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Brigadier General Olbert F. Lassiter:

Military Branch:United States Airforce
Retired Dec. 31, 1964.   Died Dec. 6, 1973.
Brigadier General Olbert F. Lassiter, chief of the U.S. Air Force Command Post, Headquarters U.S. Air Force, was assigned to his present duties in August 1963. A command pilot, he started his military career in the Florida National Guard while an engineering student at the University of Florida. An avid physical fitness student - he won the national Golden Gloves title as a lightweight and welterweight.
Before graduation with an engineering degree, he spent two years in the Florida National Guard and two years as a radio operator in the U.S. Marine Corps. Upon graduation, General Lassiter entered the aviation cadet program. He won his wings and was commissioned a second lieutenant in May 1940.
His first solo flight, however, was in Miami, Fla., in 1935. At the age of 15 he flew a small Aeronca airplane to log his first solo. During World War II he flew 36 combat missions in P-38 and B-25 pursuit planes and 29 combat missions in B-29 bombers.
After the war, he did stunt flying in a P-38 in the Hollywood movie "A Guy Named Joe," starring Spencer Tracy and Irene Dunn. Later he flew in scenes for the movie "Women Courageous," and in 1952 he was technical adviser for Paramount Studios' production "Strategic Air Command," starring James Stewart. The two men later worked together on "Cowboy 57," when General Lassiter was a B-52 wing commander at Westover Air Force Base, Mass.
In 1947 General Lassiter flew the B-29 "Pacusan Dreamboat" for the world's distance record and the world's speed record for 5,000 kilometers and 10,000 kilometers. In addition, he broke the U.S. transcontinental record in 1948.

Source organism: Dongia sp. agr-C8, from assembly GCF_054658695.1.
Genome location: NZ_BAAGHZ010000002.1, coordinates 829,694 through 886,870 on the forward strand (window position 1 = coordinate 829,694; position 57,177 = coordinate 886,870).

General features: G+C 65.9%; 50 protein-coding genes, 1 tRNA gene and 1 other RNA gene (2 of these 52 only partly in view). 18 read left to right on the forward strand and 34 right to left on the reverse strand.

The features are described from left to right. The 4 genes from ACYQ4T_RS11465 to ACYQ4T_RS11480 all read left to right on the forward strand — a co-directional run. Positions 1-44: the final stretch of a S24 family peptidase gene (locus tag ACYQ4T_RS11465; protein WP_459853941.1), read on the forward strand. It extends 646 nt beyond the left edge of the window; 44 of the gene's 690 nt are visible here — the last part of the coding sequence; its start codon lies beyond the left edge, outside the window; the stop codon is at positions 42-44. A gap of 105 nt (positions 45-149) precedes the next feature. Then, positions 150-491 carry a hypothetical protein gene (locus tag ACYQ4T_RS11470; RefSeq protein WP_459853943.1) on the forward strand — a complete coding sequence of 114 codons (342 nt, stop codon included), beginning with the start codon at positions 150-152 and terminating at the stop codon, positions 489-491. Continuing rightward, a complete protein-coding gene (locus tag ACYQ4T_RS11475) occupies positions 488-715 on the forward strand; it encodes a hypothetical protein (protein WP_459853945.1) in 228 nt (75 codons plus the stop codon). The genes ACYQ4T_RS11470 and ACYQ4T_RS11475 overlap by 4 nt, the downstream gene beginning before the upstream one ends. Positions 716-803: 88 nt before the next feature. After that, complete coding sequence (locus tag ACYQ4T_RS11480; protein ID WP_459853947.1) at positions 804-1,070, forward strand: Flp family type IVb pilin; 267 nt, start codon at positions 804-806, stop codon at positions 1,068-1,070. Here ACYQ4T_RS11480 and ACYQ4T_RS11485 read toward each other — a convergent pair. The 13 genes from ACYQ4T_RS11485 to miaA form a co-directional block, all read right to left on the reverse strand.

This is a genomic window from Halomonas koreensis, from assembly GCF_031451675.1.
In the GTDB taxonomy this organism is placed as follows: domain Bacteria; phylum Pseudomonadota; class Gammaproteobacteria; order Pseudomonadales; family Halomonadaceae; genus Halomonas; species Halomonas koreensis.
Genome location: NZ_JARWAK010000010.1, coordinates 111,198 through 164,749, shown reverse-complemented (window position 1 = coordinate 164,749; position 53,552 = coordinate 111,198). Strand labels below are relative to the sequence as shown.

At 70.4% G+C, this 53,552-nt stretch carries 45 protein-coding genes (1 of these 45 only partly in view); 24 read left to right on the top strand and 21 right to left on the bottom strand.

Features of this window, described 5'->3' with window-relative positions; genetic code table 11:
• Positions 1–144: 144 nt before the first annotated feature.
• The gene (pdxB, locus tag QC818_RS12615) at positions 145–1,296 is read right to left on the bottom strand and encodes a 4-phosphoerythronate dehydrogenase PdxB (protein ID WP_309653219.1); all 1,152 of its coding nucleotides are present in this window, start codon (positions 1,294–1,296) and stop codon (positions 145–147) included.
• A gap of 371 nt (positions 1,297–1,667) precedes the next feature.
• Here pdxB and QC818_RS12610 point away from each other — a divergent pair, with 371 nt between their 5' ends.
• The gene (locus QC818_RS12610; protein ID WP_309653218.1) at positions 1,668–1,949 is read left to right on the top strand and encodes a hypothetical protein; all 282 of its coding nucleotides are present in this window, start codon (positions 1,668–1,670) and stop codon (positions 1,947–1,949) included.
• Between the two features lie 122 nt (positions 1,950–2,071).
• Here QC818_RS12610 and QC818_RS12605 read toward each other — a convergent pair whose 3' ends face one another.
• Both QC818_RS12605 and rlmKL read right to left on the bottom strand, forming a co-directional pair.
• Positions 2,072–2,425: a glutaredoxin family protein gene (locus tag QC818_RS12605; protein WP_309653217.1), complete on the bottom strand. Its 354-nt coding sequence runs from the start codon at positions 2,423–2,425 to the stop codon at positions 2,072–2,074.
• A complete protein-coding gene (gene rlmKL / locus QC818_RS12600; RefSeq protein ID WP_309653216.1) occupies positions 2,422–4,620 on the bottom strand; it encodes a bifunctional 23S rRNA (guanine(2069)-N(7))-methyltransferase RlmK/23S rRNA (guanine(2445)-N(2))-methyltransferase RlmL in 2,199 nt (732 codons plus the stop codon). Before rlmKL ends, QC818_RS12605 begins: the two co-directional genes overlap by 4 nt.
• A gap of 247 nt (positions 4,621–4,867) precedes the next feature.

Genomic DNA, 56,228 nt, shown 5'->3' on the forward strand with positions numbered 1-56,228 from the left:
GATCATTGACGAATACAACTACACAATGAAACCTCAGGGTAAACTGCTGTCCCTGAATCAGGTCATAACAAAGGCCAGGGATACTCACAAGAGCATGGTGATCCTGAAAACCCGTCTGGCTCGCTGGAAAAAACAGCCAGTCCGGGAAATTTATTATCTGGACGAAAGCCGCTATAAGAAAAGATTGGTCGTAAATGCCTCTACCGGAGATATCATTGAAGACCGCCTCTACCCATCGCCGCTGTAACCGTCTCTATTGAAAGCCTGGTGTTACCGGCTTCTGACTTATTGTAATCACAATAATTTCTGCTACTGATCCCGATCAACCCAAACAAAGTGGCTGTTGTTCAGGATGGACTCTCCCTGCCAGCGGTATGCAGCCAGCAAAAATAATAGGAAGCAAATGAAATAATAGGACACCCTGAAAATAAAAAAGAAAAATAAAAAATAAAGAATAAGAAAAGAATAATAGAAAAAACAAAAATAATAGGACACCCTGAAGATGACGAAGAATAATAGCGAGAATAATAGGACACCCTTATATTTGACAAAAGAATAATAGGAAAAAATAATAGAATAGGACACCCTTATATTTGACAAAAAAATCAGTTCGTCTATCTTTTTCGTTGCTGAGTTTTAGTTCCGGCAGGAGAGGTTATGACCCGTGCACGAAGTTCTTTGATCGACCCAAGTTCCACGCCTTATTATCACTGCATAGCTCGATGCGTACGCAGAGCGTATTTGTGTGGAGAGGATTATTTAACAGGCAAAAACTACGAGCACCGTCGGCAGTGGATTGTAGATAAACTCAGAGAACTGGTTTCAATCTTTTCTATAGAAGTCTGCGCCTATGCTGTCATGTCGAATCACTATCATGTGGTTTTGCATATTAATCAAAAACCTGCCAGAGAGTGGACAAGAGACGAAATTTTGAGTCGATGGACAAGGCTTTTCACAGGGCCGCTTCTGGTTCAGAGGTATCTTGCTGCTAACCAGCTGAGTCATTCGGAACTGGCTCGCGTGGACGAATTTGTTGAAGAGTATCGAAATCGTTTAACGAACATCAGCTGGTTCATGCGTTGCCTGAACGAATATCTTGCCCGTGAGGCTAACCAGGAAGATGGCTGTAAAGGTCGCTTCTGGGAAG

The world's distance record, set 1-2 Aug. 1947, was 9,002 miles without refueling, and stood until Dec. 15, 1960, when it was broken by a SAC B-52G which flew 10,000 miles without refueling. However, the record still stands for the propeller-type aircraft.
General Lassiter was test pilot and project officer for another record flight, the around-the-world, non-stop flight of a B-50 bomber nicknamed "Lucky Lady." In 1950 he did much of the test flying on the new B-47 Stratojet bomber. He later served as SAC project officer on other test programs at Edwards Air Force Base, Calif. After commanding the 55th Reconnaissance Wing at Forbes Air Force Base, Kan., General Lassiter became the first SAC commander of Thule Air Force Base, Greenland.
His record of having flown more than 300 types of aircraft includes rocket, jet and turbo-prop experimental planes. He completed B-52 training at Castle Air Force Base, Calif., in 1958, and was commander of the 99th Bombardment Wing (B-52) at Westover Air Force Base, Mass. Prior to his current assignment, General Lassiter was commander of the 801st Air Division, Lockbourne Air Force Base, Ohio.

 

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